A Paradise Built in Hell

 

A PARADISE BUILT IN HELL

Chantal Akerman, Ute Aurand, Michel Balagué, Heike Baranowsky, Yto Barrada, Yael Bartana, James Benning, Ray L. Birdwhistell, Hannes Böck, Guillaume Cailleau, Linda Christanell, Jem Cohen, Octavio Cortázar, Tacita Dean, Maya Deren, Martin Ebner, Maria Eichhorn, Daniel Eisenberg, Heinz Emigholz, États généraux du cinéma, Kevin Jerome Everson, Harun Farocki, Robert Fenz, Hollis Frampton, Romeo Grünfelder, Eve Heller, Helmut Herbst, James T. Hong, Christian Jankowski, Šejla Kamerić, Chris Kennedy, Laida Lertxundi, Sharon Lockhart, Marie Losier, Sarah Maldoror, Daria Martin, Anthony McCall, Jonas Mekas, Scott Miller Berry, Jonathan Monk, Dudley Murphy, Deimantas Narkevičius, Rosalind Nashashibi, Sasha Pirker, Amos Poe, Luther Price, Jennifer Reeves, Edgar Reitz, Nicolas Rey, Ben Rivers, Barbara Rubin, Markus Ruff, Ben Russell, Islam Safiyyudin Mohamed, Daïchi Saïto, Adriana Salazar Arroyo, Ludwig Schönherr, Mohsen  Shahara, Nagy Shaker, Peter Sillen, Jack Smith, Michael Snow, Ula Stöckl, Shuji Terayama, Vaginal Davis, Els van Riel, Jacques D. Van Vlack, Clemens von Wedemeyer, Klaus Wildenhahn, Frederick Wiseman, Florian Wüst, Ala Younis, Akram Zaatari

Kunstverein in Hamburg
Klosterwall 23
20095 Hamburg
6 / 28 – 9 / 7 / 2014, Opening: 6 / 27, 7 p.m.

The Kunstverein in Hamburg presents “A Paradise Built in Hell” in cooperation with Arsenal – Institute For Film and Video Art Berlin, the International Summer Festival Kampnagel Hamburg and with the kind support of the Kinemathek Hamburg.

The exhibition “A Paradise Built in Hell” takes the 16mm format as a starting point to reflect on the material and its significance in different social and artistic movements. The show pursues the question regarding the relevance of 16mm, particularly since the digitization of cinema. In the past years, numerous 16mm artworks have been created in the medium of film, showing that the material is experiencing a renaissance. The introduction of the 16mm film format was a revolutionary event, for it granted young filmmakers, who were inspired by Direct Cinema at the end of the 1950s and wanted to shoot in an independent and quick way, access to a medium that was until then reserved to the movie industry. The democratization of film production provided new latitude for filmic experiments and artistic forms of expression beyond the mainstream. 16mm film thus became a companion of the movement of 1968, for example, a medium of sociopolitical change proving to be a carrier of new ideas, ways of thinking and utopias.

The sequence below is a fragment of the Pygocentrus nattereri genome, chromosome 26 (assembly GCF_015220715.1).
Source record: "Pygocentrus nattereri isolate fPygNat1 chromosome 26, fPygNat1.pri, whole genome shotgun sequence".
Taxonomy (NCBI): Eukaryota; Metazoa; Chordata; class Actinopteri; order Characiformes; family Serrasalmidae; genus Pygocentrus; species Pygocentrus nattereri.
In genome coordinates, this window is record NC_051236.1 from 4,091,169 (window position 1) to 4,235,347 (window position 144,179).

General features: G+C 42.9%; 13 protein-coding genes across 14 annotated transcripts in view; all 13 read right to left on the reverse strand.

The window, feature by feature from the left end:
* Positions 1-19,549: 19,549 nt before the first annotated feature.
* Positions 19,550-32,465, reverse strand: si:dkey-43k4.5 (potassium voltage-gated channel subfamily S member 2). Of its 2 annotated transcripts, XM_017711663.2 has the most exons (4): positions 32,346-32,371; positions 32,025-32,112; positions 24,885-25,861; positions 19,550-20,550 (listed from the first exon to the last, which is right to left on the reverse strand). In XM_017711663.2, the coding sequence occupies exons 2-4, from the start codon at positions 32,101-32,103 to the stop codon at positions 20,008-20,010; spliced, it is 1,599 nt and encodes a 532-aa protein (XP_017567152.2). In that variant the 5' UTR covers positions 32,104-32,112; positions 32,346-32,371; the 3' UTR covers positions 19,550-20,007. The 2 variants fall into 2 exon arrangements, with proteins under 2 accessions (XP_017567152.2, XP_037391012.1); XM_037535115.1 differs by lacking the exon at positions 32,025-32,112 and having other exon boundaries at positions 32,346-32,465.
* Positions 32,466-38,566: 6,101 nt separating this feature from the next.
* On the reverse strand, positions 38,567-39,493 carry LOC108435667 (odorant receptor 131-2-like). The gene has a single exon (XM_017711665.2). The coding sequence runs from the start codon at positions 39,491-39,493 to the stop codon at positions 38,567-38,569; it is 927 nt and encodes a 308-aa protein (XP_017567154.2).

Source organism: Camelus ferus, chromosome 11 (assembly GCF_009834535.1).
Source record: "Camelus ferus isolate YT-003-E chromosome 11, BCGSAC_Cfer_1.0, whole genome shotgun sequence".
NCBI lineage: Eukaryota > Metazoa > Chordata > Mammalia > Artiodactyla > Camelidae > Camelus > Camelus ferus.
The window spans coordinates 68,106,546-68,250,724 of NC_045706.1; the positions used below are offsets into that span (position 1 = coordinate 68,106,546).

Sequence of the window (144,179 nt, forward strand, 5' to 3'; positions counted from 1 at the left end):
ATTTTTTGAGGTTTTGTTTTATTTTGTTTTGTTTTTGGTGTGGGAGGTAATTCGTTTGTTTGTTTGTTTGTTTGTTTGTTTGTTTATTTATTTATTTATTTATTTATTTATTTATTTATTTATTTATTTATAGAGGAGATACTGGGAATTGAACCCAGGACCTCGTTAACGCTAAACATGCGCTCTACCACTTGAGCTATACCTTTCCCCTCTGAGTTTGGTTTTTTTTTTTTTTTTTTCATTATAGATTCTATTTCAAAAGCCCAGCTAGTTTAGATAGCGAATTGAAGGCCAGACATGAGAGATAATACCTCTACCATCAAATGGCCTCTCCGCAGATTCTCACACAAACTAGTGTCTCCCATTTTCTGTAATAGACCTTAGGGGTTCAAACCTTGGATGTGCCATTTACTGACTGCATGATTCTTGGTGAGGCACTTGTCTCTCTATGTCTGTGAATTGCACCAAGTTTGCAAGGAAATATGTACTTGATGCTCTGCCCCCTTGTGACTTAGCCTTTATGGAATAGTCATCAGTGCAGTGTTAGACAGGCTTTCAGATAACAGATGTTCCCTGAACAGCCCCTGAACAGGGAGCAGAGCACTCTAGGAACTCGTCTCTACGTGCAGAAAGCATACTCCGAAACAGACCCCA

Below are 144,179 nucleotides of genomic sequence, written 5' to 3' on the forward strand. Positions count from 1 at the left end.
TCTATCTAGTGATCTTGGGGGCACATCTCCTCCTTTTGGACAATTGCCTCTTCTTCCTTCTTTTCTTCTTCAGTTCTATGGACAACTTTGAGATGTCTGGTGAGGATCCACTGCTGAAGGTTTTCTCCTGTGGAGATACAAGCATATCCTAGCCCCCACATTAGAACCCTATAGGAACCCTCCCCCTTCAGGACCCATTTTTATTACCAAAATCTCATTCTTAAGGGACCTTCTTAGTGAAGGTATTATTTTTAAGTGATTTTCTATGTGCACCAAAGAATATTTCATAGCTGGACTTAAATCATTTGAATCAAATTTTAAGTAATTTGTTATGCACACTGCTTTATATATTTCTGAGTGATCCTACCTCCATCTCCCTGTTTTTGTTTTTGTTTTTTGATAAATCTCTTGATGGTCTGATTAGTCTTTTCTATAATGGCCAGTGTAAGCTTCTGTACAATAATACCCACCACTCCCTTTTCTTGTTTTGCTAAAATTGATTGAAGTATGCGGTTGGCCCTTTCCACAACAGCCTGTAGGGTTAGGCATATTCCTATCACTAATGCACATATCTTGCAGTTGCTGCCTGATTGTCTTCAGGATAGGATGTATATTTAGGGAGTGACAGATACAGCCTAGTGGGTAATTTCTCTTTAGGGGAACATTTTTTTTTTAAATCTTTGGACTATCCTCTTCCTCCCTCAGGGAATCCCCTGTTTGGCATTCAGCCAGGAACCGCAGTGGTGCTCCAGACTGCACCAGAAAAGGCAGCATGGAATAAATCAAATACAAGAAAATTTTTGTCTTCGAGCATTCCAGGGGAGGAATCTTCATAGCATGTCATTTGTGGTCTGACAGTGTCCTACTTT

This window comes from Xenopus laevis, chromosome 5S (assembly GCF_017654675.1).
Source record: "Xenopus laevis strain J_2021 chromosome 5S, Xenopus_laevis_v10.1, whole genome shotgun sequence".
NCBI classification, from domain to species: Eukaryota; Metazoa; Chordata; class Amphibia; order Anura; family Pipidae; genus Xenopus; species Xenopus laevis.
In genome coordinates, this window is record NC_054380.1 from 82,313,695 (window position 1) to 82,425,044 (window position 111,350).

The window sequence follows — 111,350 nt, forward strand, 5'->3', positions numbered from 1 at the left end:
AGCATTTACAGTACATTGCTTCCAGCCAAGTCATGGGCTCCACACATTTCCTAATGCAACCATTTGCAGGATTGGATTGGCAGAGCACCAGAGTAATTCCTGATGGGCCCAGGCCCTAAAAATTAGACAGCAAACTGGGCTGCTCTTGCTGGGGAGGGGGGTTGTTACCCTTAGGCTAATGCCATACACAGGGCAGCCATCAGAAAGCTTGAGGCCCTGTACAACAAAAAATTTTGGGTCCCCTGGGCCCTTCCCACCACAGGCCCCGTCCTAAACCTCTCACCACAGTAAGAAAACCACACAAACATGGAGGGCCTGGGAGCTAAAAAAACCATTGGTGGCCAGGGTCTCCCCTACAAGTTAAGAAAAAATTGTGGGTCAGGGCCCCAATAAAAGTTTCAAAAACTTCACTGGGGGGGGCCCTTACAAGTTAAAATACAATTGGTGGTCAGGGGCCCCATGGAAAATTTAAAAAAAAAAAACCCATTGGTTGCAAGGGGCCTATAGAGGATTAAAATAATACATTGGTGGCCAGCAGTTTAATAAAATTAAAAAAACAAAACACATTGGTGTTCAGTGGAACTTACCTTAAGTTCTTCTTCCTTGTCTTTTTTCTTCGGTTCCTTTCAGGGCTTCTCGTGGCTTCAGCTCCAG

Rebecca Solnit’s eponymous book that lent the exhibition its title examines the social dynamics and loyalties arising from disastrous conditions. It is about the spontaneous development of civil societies after catastrophic events that give rise to humanity and altruism and put state control to the test.
For the 16mm film, the collective has always been a constitutive moment. In the production context or accompanying the formation of an alternative film scene, social spaces are created via artistic formats that give rise to fundamentally democratic and collective—and ultimately social—structures.

The presented artworks transfer the shaping of utopia to current debates and raise questions pertaining to projection as speculation, with the aim of analyzing current contexts. Projection, which permeates this project as a metaphor as well, is addressed on the opening evening with the screening of Anthony McCall’s “Line Describing a Cone” in its original form from 1973, which is rarely shown today.